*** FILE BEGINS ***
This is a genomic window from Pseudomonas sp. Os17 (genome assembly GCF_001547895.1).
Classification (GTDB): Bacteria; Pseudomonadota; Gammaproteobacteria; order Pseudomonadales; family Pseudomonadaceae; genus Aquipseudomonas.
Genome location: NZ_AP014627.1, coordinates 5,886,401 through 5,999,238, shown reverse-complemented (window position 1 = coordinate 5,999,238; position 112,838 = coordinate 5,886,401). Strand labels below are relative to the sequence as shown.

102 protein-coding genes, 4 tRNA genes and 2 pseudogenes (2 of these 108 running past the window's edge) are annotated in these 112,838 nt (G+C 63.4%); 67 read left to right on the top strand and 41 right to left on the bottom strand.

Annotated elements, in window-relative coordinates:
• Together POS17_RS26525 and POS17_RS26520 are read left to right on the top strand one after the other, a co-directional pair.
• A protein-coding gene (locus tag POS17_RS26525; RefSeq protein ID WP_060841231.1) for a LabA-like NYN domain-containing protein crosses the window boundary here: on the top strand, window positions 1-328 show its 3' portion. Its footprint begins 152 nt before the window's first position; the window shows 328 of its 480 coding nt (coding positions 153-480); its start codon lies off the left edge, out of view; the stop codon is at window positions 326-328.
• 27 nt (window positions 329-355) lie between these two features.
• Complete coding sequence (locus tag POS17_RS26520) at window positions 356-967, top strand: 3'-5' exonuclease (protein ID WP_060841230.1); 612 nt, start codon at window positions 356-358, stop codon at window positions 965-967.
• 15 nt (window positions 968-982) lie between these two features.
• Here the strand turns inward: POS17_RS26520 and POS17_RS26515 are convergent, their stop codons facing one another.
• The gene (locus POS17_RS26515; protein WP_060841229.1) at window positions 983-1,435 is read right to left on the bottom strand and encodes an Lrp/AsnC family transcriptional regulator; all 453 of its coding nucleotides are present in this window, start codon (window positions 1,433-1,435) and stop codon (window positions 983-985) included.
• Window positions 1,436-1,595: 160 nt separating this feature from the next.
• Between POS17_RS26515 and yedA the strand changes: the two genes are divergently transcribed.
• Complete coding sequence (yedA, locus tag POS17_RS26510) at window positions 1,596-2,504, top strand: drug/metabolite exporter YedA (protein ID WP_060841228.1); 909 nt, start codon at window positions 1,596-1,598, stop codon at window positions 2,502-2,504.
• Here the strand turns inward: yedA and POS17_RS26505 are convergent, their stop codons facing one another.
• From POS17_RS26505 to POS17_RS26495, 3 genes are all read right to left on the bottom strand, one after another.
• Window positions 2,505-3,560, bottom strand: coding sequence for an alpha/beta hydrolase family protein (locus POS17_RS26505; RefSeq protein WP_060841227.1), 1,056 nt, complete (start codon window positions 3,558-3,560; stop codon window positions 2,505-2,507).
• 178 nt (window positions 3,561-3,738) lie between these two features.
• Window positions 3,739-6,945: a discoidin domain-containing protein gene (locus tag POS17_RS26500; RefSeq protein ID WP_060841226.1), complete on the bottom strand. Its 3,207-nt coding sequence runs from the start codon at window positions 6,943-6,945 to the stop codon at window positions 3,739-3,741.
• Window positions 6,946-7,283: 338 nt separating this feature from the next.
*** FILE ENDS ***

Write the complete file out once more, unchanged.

This is a genomic window from Pseudomonas sp. Os17 (genome assembly GCF_001547895.1).
Classification (GTDB): Bacteria; Pseudomonadota; Gammaproteobacteria; order Pseudomonadales; family Pseudomonadaceae; genus Aquipseudomonas.
Genome location: NZ_AP014627.1, coordinates 5,886,401 through 5,999,238, shown reverse-complemented (window position 1 = coordinate 5,999,238; position 112,838 = coordinate 5,886,401). Strand labels below are relative to the sequence as shown.

102 protein-coding genes, 4 tRNA genes and 2 pseudogenes (2 of these 108 running past the window's edge) are annotated in these 112,838 nt (G+C 63.4%); 67 read left to right on the top strand and 41 right to left on the bottom strand.

Annotated elements, in window-relative coordinates:
• Together POS17_RS26525 and POS17_RS26520 are read left to right on the top strand one after the other, a co-directional pair.
• A protein-coding gene (locus tag POS17_RS26525; RefSeq protein ID WP_060841231.1) for a LabA-like NYN domain-containing protein crosses the window boundary here: on the top strand, window positions 1-328 show its 3' portion. Its footprint begins 152 nt before the window's first position; the window shows 328 of its 480 coding nt (coding positions 153-480); its start codon lies off the left edge, out of view; the stop codon is at window positions 326-328.
• 27 nt (window positions 329-355) lie between these two features.
• Complete coding sequence (locus tag POS17_RS26520) at window positions 356-967, top strand: 3'-5' exonuclease (protein ID WP_060841230.1); 612 nt, start codon at window positions 356-358, stop codon at window positions 965-967.
• 15 nt (window positions 968-982) lie between these two features.
• Here the strand turns inward: POS17_RS26520 and POS17_RS26515 are convergent, their stop codons facing one another.
• The gene (locus POS17_RS26515; protein WP_060841229.1) at window positions 983-1,435 is read right to left on the bottom strand and encodes an Lrp/AsnC family transcriptional regulator; all 453 of its coding nucleotides are present in this window, start codon (window positions 1,433-1,435) and stop codon (window positions 983-985) included.
• Window positions 1,436-1,595: 160 nt separating this feature from the next.
• Between POS17_RS26515 and yedA the strand changes: the two genes are divergently transcribed.
• Complete coding sequence (yedA, locus tag POS17_RS26510) at window positions 1,596-2,504, top strand: drug/metabolite exporter YedA (protein ID WP_060841228.1); 909 nt, start codon at window positions 1,596-1,598, stop codon at window positions 2,502-2,504.
• Here the strand turns inward: yedA and POS17_RS26505 are convergent, their stop codons facing one another.
• From POS17_RS26505 to POS17_RS26495, 3 genes are all read right to left on the bottom strand, one after another.
• Window positions 2,505-3,560, bottom strand: coding sequence for an alpha/beta hydrolase family protein (locus POS17_RS26505; RefSeq protein WP_060841227.1), 1,056 nt, complete (start codon window positions 3,558-3,560; stop codon window positions 2,505-2,507).
• 178 nt (window positions 3,561-3,738) lie between these two features.
• Window positions 3,739-6,945: a discoidin domain-containing protein gene (locus tag POS17_RS26500; RefSeq protein ID WP_060841226.1), complete on the bottom strand. Its 3,207-nt coding sequence runs from the start codon at window positions 6,943-6,945 to the stop codon at window positions 3,739-3,741.
• Window positions 6,946-7,283: 338 nt separating this feature from the next.